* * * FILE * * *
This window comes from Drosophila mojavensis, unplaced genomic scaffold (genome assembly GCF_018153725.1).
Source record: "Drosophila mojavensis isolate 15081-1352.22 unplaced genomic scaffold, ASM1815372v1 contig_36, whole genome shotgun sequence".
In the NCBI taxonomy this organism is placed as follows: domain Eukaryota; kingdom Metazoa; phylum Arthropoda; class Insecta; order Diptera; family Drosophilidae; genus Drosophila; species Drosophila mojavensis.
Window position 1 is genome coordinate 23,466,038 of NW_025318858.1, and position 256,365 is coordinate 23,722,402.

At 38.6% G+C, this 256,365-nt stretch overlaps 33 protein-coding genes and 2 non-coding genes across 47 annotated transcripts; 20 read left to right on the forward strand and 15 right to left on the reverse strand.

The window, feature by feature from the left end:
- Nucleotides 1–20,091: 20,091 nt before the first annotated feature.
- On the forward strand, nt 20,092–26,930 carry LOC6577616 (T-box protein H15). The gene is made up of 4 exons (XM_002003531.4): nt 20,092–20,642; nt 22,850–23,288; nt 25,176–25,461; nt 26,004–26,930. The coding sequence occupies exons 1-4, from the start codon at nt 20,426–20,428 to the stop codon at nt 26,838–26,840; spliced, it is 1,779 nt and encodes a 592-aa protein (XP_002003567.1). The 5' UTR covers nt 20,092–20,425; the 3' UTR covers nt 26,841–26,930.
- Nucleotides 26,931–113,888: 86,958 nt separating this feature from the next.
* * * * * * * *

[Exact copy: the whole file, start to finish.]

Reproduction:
This window comes from Drosophila mojavensis, unplaced genomic scaffold (genome assembly GCF_018153725.1).
Source record: "Drosophila mojavensis isolate 15081-1352.22 unplaced genomic scaffold, ASM1815372v1 contig_36, whole genome shotgun sequence".
In the NCBI taxonomy this organism is placed as follows: domain Eukaryota; kingdom Metazoa; phylum Arthropoda; class Insecta; order Diptera; family Drosophilidae; genus Drosophila; species Drosophila mojavensis.
Window position 1 is genome coordinate 23,466,038 of NW_025318858.1, and position 256,365 is coordinate 23,722,402.

At 38.6% G+C, this 256,365-nt stretch overlaps 33 protein-coding genes and 2 non-coding genes across 47 annotated transcripts; 20 read left to right on the forward strand and 15 right to left on the reverse strand.

The window, feature by feature from the left end:
- Nucleotides 1–20,091: 20,091 nt before the first annotated feature.
- On the forward strand, nt 20,092–26,930 carry LOC6577616 (T-box protein H15). The gene is made up of 4 exons (XM_002003531.4): nt 20,092–20,642; nt 22,850–23,288; nt 25,176–25,461; nt 26,004–26,930. The coding sequence occupies exons 1-4, from the start codon at nt 20,426–20,428 to the stop codon at nt 26,838–26,840; spliced, it is 1,779 nt and encodes a 592-aa protein (XP_002003567.1). The 5' UTR covers nt 20,092–20,425; the 3' UTR covers nt 26,841–26,930.
- Nucleotides 26,931–113,888: 86,958 nt separating this feature from the next.